To watch Horne, who identifies as nonbinary, transition from Fiona to Adrian, is to experience a MasterClass in sensitivity and nuance, as their voice, demeanor and posture evolve in degrees so granular they are barely noticeable. They are a woman, then something in between, then very much a man, so much so that when Horne sports a dress in a desperate attempt to appeal to Alice late in the play, the visual is absurd. (In fact, I was struck, from the play’s outset, at how much Horne’s makeup and styling in this production resembles David Bowie, perhaps western culture’s ultimate gender-fluid chameleon. Whether this was an accident or by intent, it’s a welcome conjuring.) Horne delivers a performance of uncommon guts and vulnerability, one that leaves everything on the stage.
If the play is foremost a study in Adrian’s self-actualization, it also chronicles Alice’s self-determination, and Ankrum fully, movingly realizes the character’s own path forward. Ankrum embodies Alice initially as a bundle of nerves, uptight and un-confident in the embrace of her sexuality, and the resolve she eventually discovers within herself is bracing to watch.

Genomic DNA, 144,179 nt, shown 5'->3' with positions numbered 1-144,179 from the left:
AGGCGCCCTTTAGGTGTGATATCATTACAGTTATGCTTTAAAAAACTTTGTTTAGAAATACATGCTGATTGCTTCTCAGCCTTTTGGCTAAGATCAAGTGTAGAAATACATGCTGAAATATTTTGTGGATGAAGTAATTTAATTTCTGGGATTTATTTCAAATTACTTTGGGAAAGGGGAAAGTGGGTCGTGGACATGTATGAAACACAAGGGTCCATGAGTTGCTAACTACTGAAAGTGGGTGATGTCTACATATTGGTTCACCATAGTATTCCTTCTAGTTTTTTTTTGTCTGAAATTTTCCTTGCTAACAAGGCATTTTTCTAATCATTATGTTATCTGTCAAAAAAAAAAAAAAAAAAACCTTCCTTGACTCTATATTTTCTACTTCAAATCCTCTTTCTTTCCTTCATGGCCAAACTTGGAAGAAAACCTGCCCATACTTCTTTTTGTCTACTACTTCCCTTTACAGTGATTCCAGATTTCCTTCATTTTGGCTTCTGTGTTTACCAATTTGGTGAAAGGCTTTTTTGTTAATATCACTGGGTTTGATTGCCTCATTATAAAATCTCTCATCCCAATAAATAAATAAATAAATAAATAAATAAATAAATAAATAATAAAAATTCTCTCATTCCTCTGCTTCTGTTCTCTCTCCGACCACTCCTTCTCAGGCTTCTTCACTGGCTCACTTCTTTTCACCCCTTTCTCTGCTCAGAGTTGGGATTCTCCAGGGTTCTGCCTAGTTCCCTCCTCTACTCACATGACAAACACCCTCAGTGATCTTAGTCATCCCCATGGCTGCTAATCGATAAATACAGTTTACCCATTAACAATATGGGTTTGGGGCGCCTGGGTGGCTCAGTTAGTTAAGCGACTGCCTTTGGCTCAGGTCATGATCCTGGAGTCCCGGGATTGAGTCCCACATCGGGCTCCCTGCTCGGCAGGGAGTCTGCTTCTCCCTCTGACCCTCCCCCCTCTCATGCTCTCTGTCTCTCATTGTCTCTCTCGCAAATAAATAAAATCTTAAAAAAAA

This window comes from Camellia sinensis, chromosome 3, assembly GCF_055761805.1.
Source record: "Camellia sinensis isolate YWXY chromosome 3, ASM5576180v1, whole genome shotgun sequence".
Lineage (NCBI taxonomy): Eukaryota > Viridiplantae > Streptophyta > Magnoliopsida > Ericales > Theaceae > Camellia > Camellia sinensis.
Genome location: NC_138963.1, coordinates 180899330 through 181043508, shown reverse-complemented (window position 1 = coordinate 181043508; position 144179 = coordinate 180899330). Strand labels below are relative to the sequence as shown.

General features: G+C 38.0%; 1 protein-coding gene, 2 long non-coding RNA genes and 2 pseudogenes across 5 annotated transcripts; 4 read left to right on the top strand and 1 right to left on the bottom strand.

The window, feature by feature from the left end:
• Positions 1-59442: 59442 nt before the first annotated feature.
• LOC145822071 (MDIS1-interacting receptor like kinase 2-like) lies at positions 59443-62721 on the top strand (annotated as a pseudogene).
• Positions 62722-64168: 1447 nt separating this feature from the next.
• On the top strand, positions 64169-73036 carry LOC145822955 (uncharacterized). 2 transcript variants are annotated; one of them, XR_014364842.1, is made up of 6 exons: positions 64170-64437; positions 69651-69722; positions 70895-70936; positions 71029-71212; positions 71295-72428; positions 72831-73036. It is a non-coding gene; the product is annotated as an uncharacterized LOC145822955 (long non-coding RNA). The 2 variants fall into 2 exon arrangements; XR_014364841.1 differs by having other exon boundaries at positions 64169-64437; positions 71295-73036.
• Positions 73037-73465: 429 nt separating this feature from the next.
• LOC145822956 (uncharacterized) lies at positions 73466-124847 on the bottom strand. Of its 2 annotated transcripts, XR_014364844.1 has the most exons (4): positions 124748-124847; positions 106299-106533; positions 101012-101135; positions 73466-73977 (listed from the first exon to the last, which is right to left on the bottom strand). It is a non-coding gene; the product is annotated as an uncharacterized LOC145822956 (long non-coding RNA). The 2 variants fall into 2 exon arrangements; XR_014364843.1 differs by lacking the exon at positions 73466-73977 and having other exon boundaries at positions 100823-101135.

The production earns solid support from Robert Koutras as Josh, brother to Fiona/Adrian and ex-boyfriend of Alice; like so much of life, it’s complicated. An amiable presence, Koutras leans into his role as jointly supportive peacekeeper when the two people he loves find themselves at loggerheads. Newcomer Abbie Fricke, a soon-to-be theater graduate from Lynn University, rounds out the cast in her professional debut, which you’d never guess from watching her confident and convincing performance. She plays Lelani, a libertine 21-year-old co-worker of Alice’s who seeks to take their relationship to a more intimate level, and whose invitations to explore Rotterdam’s nightlife help expand the older woman’s perspectives. From her faultless accent work as a Dutch local to her astute comic timing, Fricke should have a bright future in the Florida footlights.